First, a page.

Palestinians hurled stones and firebombs while the Israeli military used snipers, as black smoke poured from burning tyres.
The Hamas-run health ministry said children were among those killed on Monday.
The mass demonstrations, led by Gaza's Islamist rulers, Hamas, are part of a six-week protest dubbed the "Great March of Return".
Israel's army said 35,000 Palestinians were taking part in "violent riots" along the security fence and that its troops were operating "in accordance with standard procedures".
Israel says the protests are aimed at breaching the border and attacking Israeli communities nearby.
"I think we are in a critical moment where the Palestinians are simply divided," Marshall told Salon. "They have old creaky leadership and they are addicted to a strategy that can't prevail, that is simply trying to pressure Israel into giving them what they want. They're going to have to bargain! And the problem is Hamas won't bargain. The Palestinian Authority in the West Bank will, but again the leadership is old and lacking in imagination. So I think there will have to be a change in leadership on both sides before we see something. There need to be leaders on both sides who actually want a political resolution, because right now we don't have that on either side."
Marshall's explanation was echoed in a recent editorial by Rick Noack in The Washington Post:
There are many reasons a “two state solution” has so far failed, including reluctance on both sides to pursue talks. Wars between Israel and Hamas — the organization in control of Gaza that has been branded a terrorist group by the United States — have sown deep mistrust and created open hostility.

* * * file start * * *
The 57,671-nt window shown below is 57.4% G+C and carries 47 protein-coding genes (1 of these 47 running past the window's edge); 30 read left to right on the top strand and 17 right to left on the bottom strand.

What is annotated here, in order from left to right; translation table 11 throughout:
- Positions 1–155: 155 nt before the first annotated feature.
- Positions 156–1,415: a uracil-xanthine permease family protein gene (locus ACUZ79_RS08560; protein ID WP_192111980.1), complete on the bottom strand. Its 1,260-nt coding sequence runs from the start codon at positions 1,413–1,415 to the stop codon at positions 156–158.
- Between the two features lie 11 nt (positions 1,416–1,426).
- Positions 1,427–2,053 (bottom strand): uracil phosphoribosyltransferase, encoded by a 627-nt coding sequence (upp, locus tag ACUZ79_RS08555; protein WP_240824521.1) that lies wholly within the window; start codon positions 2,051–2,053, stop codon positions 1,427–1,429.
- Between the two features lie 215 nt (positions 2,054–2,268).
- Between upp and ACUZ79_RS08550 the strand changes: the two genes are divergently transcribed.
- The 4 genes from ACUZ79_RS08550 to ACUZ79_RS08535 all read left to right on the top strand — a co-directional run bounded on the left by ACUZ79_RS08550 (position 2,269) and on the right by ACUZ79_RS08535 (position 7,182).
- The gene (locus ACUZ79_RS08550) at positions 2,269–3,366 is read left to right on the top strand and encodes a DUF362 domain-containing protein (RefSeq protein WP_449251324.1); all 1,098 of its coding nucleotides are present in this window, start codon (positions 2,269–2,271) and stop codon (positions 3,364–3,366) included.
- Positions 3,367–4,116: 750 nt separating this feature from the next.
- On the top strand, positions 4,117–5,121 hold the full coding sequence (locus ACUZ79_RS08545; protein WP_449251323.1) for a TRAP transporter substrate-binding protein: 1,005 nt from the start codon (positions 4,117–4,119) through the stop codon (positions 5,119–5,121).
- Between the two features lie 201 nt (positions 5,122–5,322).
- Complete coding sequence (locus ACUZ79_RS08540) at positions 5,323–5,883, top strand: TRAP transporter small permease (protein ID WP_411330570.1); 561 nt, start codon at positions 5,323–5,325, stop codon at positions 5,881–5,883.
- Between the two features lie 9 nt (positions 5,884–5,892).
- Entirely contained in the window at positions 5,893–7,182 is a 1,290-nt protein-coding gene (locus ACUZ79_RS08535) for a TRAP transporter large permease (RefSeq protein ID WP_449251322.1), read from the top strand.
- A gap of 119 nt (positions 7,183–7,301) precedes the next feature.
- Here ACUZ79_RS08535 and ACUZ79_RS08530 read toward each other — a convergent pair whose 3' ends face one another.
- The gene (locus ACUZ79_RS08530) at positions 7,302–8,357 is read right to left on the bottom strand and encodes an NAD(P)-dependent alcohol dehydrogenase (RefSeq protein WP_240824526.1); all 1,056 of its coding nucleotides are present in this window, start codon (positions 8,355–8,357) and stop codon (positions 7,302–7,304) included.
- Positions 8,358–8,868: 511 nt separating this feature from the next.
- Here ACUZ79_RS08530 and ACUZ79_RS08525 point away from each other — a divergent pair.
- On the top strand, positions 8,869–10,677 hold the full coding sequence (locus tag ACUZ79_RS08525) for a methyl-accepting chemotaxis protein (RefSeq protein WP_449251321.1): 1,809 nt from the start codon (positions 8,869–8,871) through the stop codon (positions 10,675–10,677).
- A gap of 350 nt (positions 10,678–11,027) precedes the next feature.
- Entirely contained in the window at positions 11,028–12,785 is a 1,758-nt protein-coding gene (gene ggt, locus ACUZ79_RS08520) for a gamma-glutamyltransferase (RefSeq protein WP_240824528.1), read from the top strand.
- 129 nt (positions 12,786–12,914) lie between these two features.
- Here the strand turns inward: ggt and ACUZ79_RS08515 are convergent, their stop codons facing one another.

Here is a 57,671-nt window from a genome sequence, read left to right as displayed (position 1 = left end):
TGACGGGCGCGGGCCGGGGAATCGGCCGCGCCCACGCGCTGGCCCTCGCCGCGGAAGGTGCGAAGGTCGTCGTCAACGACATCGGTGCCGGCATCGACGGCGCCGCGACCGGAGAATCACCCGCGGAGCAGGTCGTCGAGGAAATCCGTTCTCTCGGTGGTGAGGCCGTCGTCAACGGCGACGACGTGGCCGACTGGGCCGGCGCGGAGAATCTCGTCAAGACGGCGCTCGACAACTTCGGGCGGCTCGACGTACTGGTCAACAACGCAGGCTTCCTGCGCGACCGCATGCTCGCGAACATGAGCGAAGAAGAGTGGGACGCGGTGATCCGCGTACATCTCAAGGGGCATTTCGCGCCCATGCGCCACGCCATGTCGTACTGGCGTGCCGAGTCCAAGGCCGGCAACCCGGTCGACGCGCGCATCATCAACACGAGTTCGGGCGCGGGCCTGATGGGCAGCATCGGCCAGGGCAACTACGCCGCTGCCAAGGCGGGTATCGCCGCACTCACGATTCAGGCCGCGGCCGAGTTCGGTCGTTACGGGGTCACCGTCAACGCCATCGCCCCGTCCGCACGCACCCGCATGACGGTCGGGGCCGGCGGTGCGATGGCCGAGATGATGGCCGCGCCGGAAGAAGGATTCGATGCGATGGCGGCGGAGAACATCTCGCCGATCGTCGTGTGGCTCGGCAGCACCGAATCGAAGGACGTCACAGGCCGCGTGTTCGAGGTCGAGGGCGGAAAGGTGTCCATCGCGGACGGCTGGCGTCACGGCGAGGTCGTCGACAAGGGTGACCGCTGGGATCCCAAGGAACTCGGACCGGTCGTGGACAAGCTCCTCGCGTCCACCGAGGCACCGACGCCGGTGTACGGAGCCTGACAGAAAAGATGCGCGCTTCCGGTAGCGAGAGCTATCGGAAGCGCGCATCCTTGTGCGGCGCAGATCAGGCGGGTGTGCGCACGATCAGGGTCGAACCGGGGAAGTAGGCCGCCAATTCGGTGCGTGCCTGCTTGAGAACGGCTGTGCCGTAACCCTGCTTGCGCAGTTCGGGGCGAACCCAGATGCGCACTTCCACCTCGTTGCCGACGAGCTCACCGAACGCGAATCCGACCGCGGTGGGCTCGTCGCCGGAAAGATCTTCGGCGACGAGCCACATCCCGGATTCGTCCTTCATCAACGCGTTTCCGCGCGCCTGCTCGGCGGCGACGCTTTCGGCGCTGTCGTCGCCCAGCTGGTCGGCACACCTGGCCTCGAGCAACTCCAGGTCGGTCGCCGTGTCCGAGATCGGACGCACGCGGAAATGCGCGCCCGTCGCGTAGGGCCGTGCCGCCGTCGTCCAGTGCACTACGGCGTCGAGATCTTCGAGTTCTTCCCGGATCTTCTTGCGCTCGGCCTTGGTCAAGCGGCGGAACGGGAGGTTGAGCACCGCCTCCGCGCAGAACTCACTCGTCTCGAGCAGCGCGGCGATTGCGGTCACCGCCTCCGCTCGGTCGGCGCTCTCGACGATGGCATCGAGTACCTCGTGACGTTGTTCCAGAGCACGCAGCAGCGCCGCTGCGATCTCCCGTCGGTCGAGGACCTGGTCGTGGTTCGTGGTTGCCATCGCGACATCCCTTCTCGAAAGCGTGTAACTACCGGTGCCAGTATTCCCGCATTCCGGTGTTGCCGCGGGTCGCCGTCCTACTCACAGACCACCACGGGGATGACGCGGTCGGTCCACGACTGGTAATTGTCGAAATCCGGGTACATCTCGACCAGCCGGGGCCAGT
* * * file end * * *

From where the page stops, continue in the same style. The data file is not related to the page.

One reason a separate Palestinian state looks like a distant mirage is the spread of Israeli settlements in the Palestinian territories and population growth within Israeli settlements there. Between 2009 and 2014, the number of Israelis living in settlements in the West Bank grew by 25 percent.
Under international law, the settlements are deemed illegal and have drawn repeated criticism from the European Union and other governments. The Israeli government has nevertheless continued their expansion.
Whereas previous U.S. administrations opposed the expansion of Israeli settlements, Trump has been far vaguer. In February, he acknowledged that they could “complicate” the peace process. The leader of the Israeli settlers, however, has credited Trump for creating a “friendly new atmosphere conducive to settlement growth,” according to the Israeli newspaper Haaretz.
If nothing else, the news of the day demonstrates that – while Trump may not be the sole cause of today's outburst of violence — his decision to move America's embassy to Jerusalem threw a match on existing gasoline. It remains to be seen if he and Israeli Prime Minister Benjamin Netanyahu have any plan for putting it out . . . or even want to do so.